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Provo entertains Big 12 visitors for 3-day community tour and adventures

By Genelle Pugmire - | Sep 19, 2023
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Big 12 Conference university representatives gather on Mayor Michelle Kaufusi's patio Wednesday, Sept. 13, 2023.
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Visitors from Big 12 Conference universities pose for a photo during a trip into Provo Canyon on Monday, Sept. 11, 2023.
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Government relations personnel from Big 12 Conference universities share a meal during a trip to Provo on Wednesday, Sept. 13, 2023.
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From left, Keith Morey, Provo City economic development director; Mayor Michelle Kaufusi; and their spouses, Ruth Morey and Steve Kafusi, pose for a photo while hosting representatives from fellow Big 12 Conference universities for a meal in Provo on Wednesday, Sept. 13, 2023.

As of July 1, Brigham Young University became a member of the Big 12. With four more schools joining as well — including the Utes of the University of Utah — the Cougars eventually will be part of a “big” 16-school athletic conference.

Beginning in 2024, the Big 12 Conference membership will look like this: Arizona, Arizona State, Baylor, BYU, Central Florida, Cincinnati, Colorado, Houston, Iowa State, Kansas, Kansas State, Oklahoma State, Texas Christian, Texas Tech, Utah and West Virginia.

Many of those schools had no idea what the home of the BYU Cougars looked like until this past week.

No one understands the opportunities and challenges of being a college town more than another college town. BYU joining the Big 12 brings world-class sports competitions to Provo but it also provides valuable collaborations with other conference host cities.

To showcase Provo as one of the newest Big 12 host cities, Provo city government joined forces with BYU, the Utah Valley Chamber of Commerce and Explore Utah Valley to welcome government relations staff from fellow Big 12 universities for an activity-packed three-day tour of BYU, Provo and Utah County from Sept.11-13.

“Provo’s unique and welcoming culture will be on full display this fall as BYU athletics welcomes the Big 12 conference to its iconic sports venues. As BYU welcomes Big 12 athletes, we are also reaching out to our Big 12 government counterparts with an invitation to visit. We look forward to developing strong relationships with each host city and know we have much to offer the Big 12, as well as much to learn from it,” said Provo Mayor Michelle Kaufusi.

“This networking event welcomed school representatives from government and (public relations) personnel from each of our partner conference schools in the Big 12. Events like this are the catalysts that bring together knowledge, opportunity and innovation,” said David Rowley, chief operating officer and director of government and community affairs at the chamber. “As we collaborate with BYU and the Big 12, we’re forging connections that will shape the future of our community — in Utah County and across the country.”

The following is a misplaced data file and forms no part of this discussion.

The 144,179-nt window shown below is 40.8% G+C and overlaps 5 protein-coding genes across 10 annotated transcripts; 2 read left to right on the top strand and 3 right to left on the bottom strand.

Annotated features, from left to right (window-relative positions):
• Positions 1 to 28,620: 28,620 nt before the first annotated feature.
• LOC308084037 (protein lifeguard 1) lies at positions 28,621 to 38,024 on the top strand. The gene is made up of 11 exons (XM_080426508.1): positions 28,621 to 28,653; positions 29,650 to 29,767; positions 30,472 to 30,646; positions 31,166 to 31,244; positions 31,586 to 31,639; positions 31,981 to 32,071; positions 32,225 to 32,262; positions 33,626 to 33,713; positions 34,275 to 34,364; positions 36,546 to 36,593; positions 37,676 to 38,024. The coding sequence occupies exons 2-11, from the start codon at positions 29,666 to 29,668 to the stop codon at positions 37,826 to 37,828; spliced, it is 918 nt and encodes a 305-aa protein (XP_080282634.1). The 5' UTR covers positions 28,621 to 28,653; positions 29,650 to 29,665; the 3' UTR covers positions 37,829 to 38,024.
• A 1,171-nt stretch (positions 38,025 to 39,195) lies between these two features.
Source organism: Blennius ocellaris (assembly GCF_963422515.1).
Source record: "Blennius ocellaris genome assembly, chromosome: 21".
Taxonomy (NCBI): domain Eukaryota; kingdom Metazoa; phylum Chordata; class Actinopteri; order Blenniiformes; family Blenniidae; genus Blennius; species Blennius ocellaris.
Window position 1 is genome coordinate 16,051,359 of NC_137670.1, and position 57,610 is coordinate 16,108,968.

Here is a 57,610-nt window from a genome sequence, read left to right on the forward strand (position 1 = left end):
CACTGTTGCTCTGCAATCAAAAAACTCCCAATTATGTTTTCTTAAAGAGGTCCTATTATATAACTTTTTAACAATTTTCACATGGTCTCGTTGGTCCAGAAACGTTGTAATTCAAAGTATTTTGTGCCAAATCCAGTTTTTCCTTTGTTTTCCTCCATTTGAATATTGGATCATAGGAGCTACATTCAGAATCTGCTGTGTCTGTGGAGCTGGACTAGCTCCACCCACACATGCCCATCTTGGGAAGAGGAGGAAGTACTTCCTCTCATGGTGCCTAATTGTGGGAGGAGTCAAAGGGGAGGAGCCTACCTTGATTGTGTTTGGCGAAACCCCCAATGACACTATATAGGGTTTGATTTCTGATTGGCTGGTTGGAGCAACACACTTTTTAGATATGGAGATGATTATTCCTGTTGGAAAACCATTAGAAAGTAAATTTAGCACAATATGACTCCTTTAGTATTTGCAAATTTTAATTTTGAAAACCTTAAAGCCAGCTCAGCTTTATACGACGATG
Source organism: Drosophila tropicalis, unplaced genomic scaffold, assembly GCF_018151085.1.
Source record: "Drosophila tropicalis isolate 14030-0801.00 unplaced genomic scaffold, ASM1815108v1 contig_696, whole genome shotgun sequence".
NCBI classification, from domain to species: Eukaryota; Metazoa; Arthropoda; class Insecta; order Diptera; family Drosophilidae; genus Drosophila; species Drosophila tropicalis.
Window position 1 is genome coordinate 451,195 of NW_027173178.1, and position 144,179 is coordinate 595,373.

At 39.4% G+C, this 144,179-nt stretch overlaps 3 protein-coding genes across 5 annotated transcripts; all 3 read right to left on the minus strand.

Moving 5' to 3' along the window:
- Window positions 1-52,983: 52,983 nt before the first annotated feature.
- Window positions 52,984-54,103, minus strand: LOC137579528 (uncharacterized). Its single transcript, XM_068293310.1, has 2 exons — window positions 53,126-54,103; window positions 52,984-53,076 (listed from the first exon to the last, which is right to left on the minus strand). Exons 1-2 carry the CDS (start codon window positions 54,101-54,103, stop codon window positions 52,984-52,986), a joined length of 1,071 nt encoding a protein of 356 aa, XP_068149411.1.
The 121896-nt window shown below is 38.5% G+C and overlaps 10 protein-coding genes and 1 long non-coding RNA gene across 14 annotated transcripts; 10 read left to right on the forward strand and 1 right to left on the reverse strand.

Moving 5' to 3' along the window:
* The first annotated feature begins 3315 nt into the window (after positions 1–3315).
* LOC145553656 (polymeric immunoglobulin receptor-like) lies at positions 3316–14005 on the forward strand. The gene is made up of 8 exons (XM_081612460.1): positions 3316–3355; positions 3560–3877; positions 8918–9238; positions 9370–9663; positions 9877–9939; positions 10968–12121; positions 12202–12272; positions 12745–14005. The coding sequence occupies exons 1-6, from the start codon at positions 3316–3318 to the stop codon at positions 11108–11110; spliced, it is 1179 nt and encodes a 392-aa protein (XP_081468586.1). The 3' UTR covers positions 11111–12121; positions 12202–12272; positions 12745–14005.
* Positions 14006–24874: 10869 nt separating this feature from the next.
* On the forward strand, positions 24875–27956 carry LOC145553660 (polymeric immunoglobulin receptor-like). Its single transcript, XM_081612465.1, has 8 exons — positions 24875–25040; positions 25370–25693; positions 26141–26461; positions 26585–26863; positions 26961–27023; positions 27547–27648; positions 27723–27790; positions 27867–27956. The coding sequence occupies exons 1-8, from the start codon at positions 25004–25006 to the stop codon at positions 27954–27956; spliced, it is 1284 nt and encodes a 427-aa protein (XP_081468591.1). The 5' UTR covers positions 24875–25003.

Kaufusi and the city of Provo began their Big 12 outreach with gift boxes being sent to each host city mayor on July 1 celebrating BYU’s official Big 12 introduction.

“We’ve received appreciative responses from the host city mayors, with at least four planning an upcoming visit to Provo. Given this positive experience, we were more than happy to help host government relations representatives during their visit to BYU,” Kaufusi said. “Knowing most if not all visitors would be unfamiliar with Provo, BYU planned an experience highlighting academics, recreation, entertainment and, of course, government.”

Among the group’s activities while in town was the exploration of a film set, a trip into Provo Canyon that included a visit to Sundance Mountain Resort and Aspen Grove, a BYU campus tour, dinner with the BYU president and administrators, a legislative panel with county and state elected officials, a tour of the new airport and City Hall, and a “Taste of Provo” hosted by Kaufusi showcasing three local restaurants: Guru’s, The Bombay House and Pogo’s.

Also included in the Provo tour was a look at the new dispatch center, emergency operating center, police training room, City Council chambers and the mayor’s office.

According to Nicole Martin, Provo City communication director, the visitors were taken by the beauty of the valley, the hospitality of the people and the working relationship between the city and the university. Many reportedly said they would be back and bring friends with them.

“By joining one of the five most prominent athletic conferences in college sports, BYU will be competing on a bigger stage, attracting better athletes and will be able to grow their already distinguished athletic program,” Kaufusi said. “It is the responsibility of the entire community to show our welcoming spirit to all who visit.”

Kaufusi said she is hoping to build strong bonds with conference cities while growing healthy competition on the playing field and courts.

“Strong collaboration between a community, local government and its university is essential for creating world-class college towns,” she said. “We’re grateful to have BYU as our Big 12 partner in setting a standard worthy of the honor.”


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